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Gigante di Rotonda Tomato

Gigante di Rotonda Tomato

Solanum lycopersicum

Grown by: Truelove Seeds at Mill Hollow Farm in Newtown Square, PA

  • $4.00


Sweet, meaty, and gorgeous Italian heirloom! This particular variety is called Gigante di Rotonda - or "Giant of Rotonda" - named for a mountain village in the southern part of Basilicata, which is best known for growing Melanzana Rossa di Rotonda - an Ethiopian species of eggplant that ripens red and looks like a tomato. This actual tomato is believed to be a variant of beefsteak (Cuore di Bue), and many of the fruits look the part. They are much larger than your average sauce or paste tomato, and taste delicious fresh in salsa or on bruschetta with olive oil. This variety was one of the top five chosen from our 2017 tomato taste tests.

While it is the flavor of this shapely tomato that landed it in a long row for seed production at our farm, it was its connection to Southern Italy that first brought it to my attention. In 2016, Evan Gregoire of Portland Seedhouse and I traded a bunch of seeds, and I asked him to send some southern favorites from his Italian tomato collection, since I like to connect to my ancestors and ancestral homes through seed keeping. For example, this tomato is from just a couple hours drive through the mountains from my great grandmother's village. Of course, tomatoes are originally from parts of South and Central America, and are believed to have been domesticated by the Aztecs, who named it Tomatl. The Spanish brought this fruit to Europe, and while it took a while to catch on as an edible food, its tendency to mutate/shapeshift brought about many new types that eventually were adopted for sauces, drying, pizza, and long term storage.  

Days to maturity: 80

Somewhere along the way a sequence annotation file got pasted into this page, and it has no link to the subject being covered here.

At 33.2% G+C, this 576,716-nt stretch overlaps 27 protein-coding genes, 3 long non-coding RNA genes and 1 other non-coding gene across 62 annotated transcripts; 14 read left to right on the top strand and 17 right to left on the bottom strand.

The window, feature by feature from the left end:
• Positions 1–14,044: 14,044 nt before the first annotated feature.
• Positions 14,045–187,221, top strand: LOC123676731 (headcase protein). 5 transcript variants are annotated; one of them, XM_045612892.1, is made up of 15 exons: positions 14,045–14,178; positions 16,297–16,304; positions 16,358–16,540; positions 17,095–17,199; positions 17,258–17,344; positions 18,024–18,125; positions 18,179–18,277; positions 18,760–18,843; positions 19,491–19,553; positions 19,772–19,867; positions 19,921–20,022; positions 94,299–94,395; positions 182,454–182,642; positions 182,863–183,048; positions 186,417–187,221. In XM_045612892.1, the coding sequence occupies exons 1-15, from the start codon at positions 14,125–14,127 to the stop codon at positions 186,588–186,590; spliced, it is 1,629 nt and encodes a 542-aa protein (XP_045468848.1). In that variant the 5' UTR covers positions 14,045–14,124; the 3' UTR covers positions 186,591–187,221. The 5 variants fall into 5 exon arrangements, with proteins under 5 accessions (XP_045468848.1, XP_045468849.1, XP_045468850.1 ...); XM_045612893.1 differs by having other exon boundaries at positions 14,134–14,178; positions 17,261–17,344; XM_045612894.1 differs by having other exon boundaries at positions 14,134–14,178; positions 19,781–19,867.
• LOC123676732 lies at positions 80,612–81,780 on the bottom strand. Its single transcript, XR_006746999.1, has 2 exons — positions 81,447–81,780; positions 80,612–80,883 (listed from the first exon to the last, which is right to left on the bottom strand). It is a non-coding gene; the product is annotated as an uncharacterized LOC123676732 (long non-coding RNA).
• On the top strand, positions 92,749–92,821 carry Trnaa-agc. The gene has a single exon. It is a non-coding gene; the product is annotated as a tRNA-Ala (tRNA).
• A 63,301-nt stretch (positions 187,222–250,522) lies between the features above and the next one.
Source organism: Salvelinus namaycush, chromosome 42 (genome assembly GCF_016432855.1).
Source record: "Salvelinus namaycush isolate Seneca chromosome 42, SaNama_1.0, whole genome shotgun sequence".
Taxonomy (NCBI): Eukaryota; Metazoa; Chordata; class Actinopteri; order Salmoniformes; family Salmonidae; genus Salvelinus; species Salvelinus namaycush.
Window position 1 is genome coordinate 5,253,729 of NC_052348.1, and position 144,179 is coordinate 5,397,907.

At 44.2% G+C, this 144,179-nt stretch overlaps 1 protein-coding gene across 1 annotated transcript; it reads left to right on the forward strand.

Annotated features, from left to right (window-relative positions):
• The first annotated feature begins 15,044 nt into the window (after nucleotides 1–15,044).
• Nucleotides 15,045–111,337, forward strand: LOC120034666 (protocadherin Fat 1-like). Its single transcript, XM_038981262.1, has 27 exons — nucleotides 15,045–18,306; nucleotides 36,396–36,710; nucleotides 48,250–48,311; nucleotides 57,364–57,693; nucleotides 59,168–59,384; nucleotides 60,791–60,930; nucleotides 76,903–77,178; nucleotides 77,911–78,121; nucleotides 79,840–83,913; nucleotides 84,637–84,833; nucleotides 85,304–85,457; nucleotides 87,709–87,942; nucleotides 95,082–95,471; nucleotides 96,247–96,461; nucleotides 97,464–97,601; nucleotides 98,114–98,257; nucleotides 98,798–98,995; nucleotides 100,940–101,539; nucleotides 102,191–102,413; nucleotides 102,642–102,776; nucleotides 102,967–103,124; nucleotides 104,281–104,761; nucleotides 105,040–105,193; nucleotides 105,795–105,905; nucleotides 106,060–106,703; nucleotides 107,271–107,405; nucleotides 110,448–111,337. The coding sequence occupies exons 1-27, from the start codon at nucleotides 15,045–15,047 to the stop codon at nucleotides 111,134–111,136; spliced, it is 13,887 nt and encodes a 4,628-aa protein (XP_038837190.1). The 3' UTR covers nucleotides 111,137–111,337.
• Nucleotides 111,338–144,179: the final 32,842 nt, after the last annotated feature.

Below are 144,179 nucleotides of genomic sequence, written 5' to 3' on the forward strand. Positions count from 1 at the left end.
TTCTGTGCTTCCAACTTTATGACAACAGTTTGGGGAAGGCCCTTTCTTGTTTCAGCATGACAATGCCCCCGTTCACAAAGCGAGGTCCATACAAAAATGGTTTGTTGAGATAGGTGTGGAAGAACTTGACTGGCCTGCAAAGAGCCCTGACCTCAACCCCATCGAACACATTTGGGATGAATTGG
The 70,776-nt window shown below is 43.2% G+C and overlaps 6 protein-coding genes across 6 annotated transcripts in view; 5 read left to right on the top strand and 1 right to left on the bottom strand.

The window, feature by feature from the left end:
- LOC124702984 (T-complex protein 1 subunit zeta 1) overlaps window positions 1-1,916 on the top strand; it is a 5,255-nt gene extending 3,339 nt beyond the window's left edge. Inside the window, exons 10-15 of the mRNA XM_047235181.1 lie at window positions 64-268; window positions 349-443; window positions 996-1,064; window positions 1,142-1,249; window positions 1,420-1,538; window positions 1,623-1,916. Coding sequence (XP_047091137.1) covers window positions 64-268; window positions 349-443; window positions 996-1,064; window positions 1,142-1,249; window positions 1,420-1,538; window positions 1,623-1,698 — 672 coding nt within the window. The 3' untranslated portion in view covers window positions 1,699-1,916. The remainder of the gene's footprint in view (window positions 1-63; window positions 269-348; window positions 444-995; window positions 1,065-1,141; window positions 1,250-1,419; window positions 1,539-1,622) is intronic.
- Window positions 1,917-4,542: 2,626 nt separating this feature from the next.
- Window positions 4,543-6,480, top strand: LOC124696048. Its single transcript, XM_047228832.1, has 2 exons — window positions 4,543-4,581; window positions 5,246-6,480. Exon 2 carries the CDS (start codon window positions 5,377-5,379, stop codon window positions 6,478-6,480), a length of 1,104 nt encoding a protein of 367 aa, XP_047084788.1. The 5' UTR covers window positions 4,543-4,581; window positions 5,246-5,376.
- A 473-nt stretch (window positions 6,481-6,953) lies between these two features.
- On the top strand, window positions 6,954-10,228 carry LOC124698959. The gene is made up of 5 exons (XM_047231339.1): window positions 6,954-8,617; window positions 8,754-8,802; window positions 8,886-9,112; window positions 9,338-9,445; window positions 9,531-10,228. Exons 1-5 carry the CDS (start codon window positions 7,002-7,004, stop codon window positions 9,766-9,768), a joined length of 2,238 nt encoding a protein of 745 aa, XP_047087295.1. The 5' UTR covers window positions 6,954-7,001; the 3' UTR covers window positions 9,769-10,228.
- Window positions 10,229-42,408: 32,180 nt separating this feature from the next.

Seeds per pack: 40

Planting / harvesting notes

Start seeds 6-8 weeks before the last frost and transplant into garden well after the danger of frost. We recommend you prune the suckers that form in the crotches of the branches by the main stem. Water tomatoes at the soil level, keeping the leaves dry. Stake tomatoes so that their leaves and branches are kept off the ground, for good airflow between plants, and for easier harvest.

Seed keeping notes

Tomatoes are generally self-pollinating, though we isolate different varieties by 35-50 feet, in hopes that flying insects will not cross pollinate them unexpectedly. Tomato seeds are ripe when the fruits are ready to eat! Cut the fruit at the equator and squeeze or scrape out seeds from each of the cavities. In a cup or bucket, add a little water (1/2" is probably plenty) to your seeds and pulp to keep them from drying out, and allow them to ferment away from direct sunlight. Ideally, you will stir the concoction every day for 3-5 days. In the end, add more water to fill the vessel, stir one final time, and allow to settle. Pour off the floating material and then strain the seeds through a strainer. Sometimes, you will need to add more water and pour off the floating material several times until the water is clear and you can see the seeds sunken at the bottom. Squeeze dry the strained seeds in a towel, and then lay out to dry on a labeled screen or paper product in a ventilated place away from direct sunlight for a week or two.TOM


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